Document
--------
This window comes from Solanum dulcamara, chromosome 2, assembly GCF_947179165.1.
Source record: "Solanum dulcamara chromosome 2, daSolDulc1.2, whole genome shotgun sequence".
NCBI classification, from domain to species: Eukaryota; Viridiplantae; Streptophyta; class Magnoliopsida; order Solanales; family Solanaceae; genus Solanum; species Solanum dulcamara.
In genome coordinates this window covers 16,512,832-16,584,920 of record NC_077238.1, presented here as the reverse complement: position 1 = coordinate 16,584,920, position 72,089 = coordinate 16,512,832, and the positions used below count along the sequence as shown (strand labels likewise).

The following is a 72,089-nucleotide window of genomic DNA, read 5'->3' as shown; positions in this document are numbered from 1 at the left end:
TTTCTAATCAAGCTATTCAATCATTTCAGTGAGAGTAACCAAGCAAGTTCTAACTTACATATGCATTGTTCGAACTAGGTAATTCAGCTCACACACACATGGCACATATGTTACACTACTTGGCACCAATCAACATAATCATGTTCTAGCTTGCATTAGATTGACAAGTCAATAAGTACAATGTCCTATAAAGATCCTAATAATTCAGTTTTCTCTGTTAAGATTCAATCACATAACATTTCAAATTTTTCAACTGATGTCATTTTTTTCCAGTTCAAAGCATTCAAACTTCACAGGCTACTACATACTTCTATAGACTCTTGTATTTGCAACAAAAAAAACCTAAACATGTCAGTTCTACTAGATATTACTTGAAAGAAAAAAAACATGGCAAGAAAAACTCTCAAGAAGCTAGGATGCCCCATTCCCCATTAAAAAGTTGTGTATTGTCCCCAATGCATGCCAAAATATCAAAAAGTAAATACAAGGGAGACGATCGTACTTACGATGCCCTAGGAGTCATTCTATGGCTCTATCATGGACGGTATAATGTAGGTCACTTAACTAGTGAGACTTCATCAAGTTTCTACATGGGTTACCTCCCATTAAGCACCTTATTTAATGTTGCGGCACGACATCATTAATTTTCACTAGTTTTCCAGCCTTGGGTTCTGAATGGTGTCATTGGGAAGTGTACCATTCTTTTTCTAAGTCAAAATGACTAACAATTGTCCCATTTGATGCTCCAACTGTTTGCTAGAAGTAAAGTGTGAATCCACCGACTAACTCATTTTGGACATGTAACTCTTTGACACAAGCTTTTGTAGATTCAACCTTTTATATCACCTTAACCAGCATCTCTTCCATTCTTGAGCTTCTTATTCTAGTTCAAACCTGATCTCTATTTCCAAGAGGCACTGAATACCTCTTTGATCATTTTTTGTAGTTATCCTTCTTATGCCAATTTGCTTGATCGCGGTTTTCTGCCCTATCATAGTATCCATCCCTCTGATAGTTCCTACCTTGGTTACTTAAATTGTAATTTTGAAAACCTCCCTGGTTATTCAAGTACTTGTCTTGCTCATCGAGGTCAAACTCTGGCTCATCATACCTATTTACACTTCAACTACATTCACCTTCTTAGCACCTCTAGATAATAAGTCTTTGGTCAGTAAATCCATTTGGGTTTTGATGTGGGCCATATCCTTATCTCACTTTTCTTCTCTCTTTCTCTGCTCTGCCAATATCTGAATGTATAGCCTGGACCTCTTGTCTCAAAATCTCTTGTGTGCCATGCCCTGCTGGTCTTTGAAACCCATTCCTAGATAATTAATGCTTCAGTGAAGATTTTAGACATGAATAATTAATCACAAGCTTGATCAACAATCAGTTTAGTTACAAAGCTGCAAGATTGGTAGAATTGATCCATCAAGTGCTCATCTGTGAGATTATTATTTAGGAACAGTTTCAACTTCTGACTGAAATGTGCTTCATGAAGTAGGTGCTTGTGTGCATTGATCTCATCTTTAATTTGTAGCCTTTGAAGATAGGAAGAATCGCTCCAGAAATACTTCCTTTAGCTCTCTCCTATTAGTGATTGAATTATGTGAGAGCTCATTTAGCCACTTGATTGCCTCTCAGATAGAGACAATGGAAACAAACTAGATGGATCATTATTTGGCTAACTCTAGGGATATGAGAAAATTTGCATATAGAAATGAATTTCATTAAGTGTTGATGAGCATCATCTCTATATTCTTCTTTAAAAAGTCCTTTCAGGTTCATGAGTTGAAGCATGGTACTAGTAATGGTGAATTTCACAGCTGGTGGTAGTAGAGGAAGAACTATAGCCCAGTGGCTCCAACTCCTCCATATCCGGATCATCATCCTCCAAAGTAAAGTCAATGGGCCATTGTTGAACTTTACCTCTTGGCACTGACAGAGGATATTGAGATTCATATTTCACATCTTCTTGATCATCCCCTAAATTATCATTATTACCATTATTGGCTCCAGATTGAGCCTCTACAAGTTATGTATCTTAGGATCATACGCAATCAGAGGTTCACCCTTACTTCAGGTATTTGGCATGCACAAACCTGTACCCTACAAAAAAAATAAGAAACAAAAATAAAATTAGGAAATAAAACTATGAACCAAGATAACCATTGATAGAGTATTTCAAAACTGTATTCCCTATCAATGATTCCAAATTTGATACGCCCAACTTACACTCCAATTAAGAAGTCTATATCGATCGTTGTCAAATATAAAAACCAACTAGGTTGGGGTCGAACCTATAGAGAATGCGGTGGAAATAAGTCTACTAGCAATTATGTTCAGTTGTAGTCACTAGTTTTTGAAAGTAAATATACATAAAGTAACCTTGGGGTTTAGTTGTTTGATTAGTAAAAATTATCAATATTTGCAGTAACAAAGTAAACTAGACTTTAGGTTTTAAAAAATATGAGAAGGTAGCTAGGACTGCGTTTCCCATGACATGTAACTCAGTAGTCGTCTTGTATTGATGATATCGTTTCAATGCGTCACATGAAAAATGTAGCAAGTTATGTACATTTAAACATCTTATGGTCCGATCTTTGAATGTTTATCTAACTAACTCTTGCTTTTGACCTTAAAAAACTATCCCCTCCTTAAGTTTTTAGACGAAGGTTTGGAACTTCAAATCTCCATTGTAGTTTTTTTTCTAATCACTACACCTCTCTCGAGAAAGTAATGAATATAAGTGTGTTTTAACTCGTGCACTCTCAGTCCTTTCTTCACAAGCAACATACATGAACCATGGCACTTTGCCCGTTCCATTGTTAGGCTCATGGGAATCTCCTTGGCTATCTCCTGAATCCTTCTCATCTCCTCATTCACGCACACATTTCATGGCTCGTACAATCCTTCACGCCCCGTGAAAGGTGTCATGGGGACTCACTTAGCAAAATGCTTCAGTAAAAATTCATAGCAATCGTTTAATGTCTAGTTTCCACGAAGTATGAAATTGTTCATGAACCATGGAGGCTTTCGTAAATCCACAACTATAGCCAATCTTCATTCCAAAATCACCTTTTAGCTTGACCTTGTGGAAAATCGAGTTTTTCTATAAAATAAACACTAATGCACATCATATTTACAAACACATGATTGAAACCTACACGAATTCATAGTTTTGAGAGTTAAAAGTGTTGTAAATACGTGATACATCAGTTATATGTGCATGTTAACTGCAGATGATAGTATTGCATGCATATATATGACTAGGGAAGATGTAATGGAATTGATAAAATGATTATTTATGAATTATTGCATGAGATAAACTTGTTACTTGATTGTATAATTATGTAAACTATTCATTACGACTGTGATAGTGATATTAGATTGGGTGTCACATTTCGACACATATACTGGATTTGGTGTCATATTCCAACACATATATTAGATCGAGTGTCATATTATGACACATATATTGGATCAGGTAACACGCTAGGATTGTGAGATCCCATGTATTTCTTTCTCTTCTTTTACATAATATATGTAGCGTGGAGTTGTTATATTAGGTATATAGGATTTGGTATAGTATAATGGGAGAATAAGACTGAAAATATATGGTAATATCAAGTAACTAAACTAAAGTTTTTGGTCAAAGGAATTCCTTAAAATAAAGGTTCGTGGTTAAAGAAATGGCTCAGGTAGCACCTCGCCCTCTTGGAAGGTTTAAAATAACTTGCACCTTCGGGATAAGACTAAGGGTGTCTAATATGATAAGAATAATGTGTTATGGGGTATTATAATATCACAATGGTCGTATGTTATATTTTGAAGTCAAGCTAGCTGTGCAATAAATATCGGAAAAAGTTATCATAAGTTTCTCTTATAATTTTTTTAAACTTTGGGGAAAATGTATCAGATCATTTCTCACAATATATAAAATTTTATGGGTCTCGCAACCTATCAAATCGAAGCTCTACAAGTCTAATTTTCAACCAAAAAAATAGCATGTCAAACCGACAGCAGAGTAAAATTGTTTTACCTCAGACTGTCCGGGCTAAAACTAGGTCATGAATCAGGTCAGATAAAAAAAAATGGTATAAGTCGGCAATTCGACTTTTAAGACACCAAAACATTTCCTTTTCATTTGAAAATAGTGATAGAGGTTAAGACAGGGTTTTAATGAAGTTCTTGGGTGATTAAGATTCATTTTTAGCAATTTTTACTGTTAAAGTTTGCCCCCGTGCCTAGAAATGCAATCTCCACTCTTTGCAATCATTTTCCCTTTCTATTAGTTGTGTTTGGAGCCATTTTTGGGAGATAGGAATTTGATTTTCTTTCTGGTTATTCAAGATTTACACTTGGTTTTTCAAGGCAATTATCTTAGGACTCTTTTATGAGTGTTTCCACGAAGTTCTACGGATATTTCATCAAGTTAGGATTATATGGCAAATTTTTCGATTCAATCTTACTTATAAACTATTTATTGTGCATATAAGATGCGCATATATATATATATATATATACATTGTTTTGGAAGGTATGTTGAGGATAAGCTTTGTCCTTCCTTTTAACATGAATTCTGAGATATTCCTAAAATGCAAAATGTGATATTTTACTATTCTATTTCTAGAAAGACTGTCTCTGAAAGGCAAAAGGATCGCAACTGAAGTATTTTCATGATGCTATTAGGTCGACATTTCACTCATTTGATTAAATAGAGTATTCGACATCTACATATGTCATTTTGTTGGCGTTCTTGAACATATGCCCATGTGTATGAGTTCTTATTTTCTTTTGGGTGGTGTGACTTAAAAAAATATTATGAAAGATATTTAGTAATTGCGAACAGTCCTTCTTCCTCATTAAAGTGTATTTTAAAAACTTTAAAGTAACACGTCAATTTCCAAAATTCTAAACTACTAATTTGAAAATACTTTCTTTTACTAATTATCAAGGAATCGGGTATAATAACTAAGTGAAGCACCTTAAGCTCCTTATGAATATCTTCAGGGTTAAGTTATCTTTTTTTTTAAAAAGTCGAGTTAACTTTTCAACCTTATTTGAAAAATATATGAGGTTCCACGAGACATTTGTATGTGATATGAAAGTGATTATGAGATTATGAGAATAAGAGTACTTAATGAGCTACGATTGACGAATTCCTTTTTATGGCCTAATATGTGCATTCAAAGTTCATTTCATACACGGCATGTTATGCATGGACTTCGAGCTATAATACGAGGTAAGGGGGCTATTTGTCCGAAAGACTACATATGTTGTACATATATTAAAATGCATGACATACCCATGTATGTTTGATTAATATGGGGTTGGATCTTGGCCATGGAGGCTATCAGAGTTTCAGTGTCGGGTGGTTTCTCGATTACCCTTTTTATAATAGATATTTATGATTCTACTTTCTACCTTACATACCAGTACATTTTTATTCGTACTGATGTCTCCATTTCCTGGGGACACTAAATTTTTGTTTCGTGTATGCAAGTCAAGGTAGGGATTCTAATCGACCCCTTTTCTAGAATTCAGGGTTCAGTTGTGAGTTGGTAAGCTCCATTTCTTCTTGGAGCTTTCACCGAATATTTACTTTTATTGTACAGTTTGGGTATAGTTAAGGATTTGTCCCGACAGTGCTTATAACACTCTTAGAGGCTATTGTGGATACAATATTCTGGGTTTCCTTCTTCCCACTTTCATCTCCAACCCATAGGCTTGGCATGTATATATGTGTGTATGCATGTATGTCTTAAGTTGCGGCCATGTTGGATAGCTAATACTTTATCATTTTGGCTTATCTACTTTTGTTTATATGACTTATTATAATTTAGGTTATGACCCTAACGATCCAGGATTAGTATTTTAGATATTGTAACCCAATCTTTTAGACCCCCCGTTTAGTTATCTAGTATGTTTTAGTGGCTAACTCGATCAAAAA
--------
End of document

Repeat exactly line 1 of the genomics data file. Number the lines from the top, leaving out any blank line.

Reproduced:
This window comes from Solanum dulcamara, chromosome 2, assembly GCF_947179165.1.